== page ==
When the bog plants start to grow in spring, feed them by adding more compost or other green matter to the surface, don't dig it in, the worms will take it down into the ground.

If the garden is part off or next to a pond with fish, over flowing the water will take some of the waste from the fish into the bog garden soil, best of both world, filtering the pond and feeding the bog plants.

Sandy soil will need a lot more compost added than clay. Not sure what type of soil in your garden, visit my "what type of soil" page.

Over a large area of boggy soil, it is a good idea to place stepping stones through the area to be able to walk over to plant and maintain your bog garden without getting covered in mud and compacting the boggy soil.

Planting bog plants in containers

A bog garden can also be created in a container, any type of planter that will hold water, plants, and soil will do.

Sleepers lined with old pond liner and filled with soil, look good and constructed to form a seat on top, have the added benefit of raised beds, if a bad back makes bending over difficult, constructing a raised bed is covered on this page of my website

 raised beds.  

Fill and water the raised bed or container and maintain the mini bog garden in just the same way as described above.


List of Plants to grow in a Bog garden

 
The flowering season for bog plants is short, but a mix of early and late flowering plants takes the season through from May till September

 

 Bog plants can be planted in wet, waterlogged, damp and soggy areas, bringing interest and colour to parts of your garden, where less damp tolerant plants can't be grown.

 

The flowering season is quite short, but a mix of early and late flowering bog plants will take the season through from May till September and the range of foliage, shapes and colours and sizes, growing from just a few inches tall to over 6ft, more than make up for the short season.

 

Favourite bog garden plants.

One of my favourite  moisture loving plants are Hostas, they come in an wide range of colours, from blue through emerald green to yellow. Try to include some with variegated leaves.

Hostas grow to between 18 inches and 3 feet  tall with flowering spikes of bell-shaped blooms in July and August. Slugs and snails love them though, which could be a problem in a wet garden.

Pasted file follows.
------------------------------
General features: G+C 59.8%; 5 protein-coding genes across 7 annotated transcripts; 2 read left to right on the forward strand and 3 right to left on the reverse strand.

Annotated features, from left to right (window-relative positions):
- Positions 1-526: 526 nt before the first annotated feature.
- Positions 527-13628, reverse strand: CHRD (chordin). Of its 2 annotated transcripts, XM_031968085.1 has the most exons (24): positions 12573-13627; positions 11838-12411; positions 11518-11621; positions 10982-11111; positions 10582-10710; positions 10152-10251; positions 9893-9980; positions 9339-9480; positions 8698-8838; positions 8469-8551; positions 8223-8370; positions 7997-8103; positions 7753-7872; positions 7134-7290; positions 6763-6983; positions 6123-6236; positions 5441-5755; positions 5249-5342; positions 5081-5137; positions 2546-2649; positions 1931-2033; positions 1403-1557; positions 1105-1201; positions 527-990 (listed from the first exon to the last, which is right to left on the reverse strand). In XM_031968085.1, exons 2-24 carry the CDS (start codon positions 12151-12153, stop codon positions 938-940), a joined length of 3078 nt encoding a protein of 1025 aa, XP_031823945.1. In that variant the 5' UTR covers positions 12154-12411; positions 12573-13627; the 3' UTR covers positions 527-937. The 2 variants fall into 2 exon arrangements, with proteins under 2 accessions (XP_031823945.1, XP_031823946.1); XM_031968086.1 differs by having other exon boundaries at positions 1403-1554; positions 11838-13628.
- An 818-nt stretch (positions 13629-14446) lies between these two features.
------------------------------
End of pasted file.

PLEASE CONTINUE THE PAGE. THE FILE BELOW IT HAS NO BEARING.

Irises are another of my favourites in my bog garden, I have the native Yellow Flag planted beside my wildlife pond, but some of the cultivated versions such as the striking white and gold flowered orchroleuca can add colour to a grey damp area, another irises I like is Purple Glory.

Lobelias with their  showy flowering heads are popular too, because these tall plants with their typically pink or red flowers stand will stand out even in a busy planting plan. 

'Queen Victoria' is one of the largest hosta varieties, with tall upright beetroot coloured foliage and bright red flowers.  Most Lobelia, are not very hardy and depending where you live, may need protecting from frosts.

Primula Candelabra Hybrids - stems with several whorls of flowers in many different colours from mid May into July.

Astilbe chinensis var. taquetii grows about 3½" high, with fluffy rich pink erect plumes of flowers in July & August. 

Iris sibirica are popular irises for wet areas, available in a wide variety of colours with  intricately marked flowers growing around 3-4ft High. 

Ligularia dentata a large perennial with golden orange daisies in mid to late summer. 

Persicaria bistorta is a easy plant for any soggy spot, produces several stiff spikes of clear pink flowers for most of the summer.

 

More unusual plants for a bog garden 

I try to stick to traditional bog plants but if you want to try something different in your bog garden planting plan and have a lot of space, try these,  Ostrich Feather Fern (Matteuccia), Giant Rhubarb (Gunnera) and Ornamental Rhubarb (Rheum) 

 

The Ostrich-Feather Fern looks very delicate and adds a tropical look to the bog garden, with its tall feathery fronds growing up to 3ft, with a spread of less than half that, making for a very upright plant.

The Giant rhubarb plant,  is one of those 'once seen, never forgotten' plants, with its massive, rhubarb-like leaves stretching out 5ft and growing up to  8ft. This bog plant needs a lot of space, so it's definitely not one for a small bog garden.

Smaller varieties include:

G. scabra which grows to a height of around 6ft.

G. magellanica grows to about  2 inch tall

Gunnera, Ornamental Rhubarb (Rheum) is worth considering Its less fussy about its growing environment, tolerating shade and slightly drier conditions.

 

Other plants I have tried and worth considering for your bog garden include: 

'Candelabra primulas', especially Primula pulverulenta.

Creeping Jenny (Lysimachia nummularia), for ground-cover.